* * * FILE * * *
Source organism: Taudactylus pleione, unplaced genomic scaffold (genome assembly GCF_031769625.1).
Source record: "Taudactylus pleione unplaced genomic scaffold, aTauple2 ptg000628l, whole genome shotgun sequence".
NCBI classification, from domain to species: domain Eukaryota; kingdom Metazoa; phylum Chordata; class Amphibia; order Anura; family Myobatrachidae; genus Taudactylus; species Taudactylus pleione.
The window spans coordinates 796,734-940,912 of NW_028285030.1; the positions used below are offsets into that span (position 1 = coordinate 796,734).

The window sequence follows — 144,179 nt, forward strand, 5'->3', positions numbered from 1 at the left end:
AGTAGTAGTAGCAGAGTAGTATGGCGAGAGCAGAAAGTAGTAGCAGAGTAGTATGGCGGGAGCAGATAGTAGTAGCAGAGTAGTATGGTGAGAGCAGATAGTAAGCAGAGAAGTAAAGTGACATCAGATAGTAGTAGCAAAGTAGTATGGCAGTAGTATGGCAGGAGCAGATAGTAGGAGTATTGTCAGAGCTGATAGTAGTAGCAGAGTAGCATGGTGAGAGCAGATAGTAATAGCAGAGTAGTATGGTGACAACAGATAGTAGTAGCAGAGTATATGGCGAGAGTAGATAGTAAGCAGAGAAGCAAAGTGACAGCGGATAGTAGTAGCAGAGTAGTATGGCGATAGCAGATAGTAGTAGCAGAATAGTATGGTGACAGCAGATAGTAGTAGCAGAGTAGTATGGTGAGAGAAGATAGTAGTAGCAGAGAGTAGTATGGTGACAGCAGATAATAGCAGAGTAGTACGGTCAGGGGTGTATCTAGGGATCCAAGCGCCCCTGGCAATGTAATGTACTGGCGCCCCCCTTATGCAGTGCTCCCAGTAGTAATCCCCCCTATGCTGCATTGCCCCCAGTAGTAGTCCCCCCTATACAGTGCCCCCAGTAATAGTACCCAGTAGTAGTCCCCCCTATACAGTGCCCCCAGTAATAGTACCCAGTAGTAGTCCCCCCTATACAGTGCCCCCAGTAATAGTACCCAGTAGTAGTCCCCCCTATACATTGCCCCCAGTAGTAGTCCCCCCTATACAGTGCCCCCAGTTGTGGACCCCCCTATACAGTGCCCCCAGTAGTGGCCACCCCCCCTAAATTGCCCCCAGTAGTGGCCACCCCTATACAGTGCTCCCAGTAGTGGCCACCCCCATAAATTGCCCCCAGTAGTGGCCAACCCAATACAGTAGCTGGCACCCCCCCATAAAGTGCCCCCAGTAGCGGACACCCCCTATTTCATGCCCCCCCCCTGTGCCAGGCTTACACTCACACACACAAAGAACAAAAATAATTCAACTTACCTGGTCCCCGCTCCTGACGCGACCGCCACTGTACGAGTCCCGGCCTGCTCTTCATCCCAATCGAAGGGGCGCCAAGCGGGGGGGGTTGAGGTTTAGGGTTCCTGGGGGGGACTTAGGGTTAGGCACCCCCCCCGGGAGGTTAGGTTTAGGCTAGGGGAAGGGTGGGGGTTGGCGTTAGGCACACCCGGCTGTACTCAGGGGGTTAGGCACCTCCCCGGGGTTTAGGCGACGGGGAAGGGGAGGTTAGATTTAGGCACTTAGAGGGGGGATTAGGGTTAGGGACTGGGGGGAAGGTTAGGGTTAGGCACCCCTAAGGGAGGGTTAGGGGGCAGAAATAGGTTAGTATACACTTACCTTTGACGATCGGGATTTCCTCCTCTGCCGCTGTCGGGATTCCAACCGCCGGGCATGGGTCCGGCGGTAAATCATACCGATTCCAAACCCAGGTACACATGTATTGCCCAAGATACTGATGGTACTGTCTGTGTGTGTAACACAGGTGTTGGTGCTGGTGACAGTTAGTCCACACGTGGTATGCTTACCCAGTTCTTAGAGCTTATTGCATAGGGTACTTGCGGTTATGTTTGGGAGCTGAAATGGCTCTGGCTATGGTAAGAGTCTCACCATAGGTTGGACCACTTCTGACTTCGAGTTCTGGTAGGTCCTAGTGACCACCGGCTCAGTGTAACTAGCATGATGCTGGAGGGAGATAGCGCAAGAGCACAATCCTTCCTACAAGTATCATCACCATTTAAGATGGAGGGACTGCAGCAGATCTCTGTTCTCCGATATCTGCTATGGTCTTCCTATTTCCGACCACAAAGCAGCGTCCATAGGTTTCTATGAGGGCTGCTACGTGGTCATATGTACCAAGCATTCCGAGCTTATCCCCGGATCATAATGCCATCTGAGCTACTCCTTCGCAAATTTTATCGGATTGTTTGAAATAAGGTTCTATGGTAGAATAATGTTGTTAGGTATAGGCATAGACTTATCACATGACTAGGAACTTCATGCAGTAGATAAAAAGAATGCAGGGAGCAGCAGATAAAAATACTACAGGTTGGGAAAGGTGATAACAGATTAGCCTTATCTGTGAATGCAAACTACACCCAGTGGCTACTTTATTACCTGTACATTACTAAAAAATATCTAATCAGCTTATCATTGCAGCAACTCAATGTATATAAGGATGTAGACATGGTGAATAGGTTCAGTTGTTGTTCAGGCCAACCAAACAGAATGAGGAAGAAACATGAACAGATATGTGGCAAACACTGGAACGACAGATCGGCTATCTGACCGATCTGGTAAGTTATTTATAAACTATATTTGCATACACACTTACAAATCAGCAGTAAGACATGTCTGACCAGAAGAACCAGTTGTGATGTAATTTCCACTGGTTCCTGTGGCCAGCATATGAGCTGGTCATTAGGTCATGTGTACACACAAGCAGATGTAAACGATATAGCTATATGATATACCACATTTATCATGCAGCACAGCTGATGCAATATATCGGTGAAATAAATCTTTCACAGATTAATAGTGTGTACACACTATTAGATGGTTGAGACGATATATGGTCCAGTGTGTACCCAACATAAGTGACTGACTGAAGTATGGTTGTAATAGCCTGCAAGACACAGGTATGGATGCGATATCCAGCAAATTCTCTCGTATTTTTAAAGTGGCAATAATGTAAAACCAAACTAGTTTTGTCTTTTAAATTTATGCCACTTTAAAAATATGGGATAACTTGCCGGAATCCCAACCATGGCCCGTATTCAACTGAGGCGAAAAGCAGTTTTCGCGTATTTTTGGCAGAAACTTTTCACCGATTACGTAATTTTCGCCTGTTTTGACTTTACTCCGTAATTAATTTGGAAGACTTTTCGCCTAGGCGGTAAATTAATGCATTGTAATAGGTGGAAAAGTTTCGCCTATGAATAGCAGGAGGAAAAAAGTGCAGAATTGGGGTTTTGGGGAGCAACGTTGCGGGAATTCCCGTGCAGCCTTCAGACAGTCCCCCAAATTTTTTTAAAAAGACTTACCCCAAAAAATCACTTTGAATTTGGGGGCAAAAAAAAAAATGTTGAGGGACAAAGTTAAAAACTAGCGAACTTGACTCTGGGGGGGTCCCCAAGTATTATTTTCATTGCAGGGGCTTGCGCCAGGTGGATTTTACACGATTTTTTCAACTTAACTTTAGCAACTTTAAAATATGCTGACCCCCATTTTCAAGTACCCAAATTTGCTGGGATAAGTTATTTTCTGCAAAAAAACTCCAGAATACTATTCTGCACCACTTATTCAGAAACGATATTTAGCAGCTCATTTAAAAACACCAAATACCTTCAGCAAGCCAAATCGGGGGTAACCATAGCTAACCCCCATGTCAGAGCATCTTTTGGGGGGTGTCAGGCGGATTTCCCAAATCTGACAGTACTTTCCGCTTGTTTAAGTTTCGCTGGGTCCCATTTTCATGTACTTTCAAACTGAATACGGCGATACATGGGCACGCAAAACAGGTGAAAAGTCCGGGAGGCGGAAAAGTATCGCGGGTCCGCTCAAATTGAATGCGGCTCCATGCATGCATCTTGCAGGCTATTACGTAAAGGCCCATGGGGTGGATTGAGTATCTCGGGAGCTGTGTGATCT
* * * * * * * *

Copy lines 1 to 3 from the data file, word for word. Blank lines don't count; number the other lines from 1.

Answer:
Source organism: Taudactylus pleione, unplaced genomic scaffold (genome assembly GCF_031769625.1).
Source record: "Taudactylus pleione unplaced genomic scaffold, aTauple2 ptg000628l, whole genome shotgun sequence".
NCBI classification, from domain to species: domain Eukaryota; kingdom Metazoa; phylum Chordata; class Amphibia; order Anura; family Myobatrachidae; genus Taudactylus; species Taudactylus pleione.